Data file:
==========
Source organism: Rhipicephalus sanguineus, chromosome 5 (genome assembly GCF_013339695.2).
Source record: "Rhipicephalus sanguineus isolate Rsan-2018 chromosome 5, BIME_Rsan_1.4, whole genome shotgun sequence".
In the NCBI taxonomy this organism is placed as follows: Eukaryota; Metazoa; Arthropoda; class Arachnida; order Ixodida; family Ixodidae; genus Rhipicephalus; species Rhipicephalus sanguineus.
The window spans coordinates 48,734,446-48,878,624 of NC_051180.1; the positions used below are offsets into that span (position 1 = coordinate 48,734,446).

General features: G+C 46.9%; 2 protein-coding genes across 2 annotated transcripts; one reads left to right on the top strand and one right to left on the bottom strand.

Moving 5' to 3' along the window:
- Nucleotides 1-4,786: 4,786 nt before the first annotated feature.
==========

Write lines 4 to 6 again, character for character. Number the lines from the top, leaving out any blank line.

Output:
The window spans coordinates 48,734,446-48,878,624 of NC_051180.1; the positions used below are offsets into that span (position 1 = coordinate 48,734,446).

General features: G+C 46.9%; 2 protein-coding genes across 2 annotated transcripts; one reads left to right on the top strand and one right to left on the bottom strand.

Moving 5' to 3' along the window: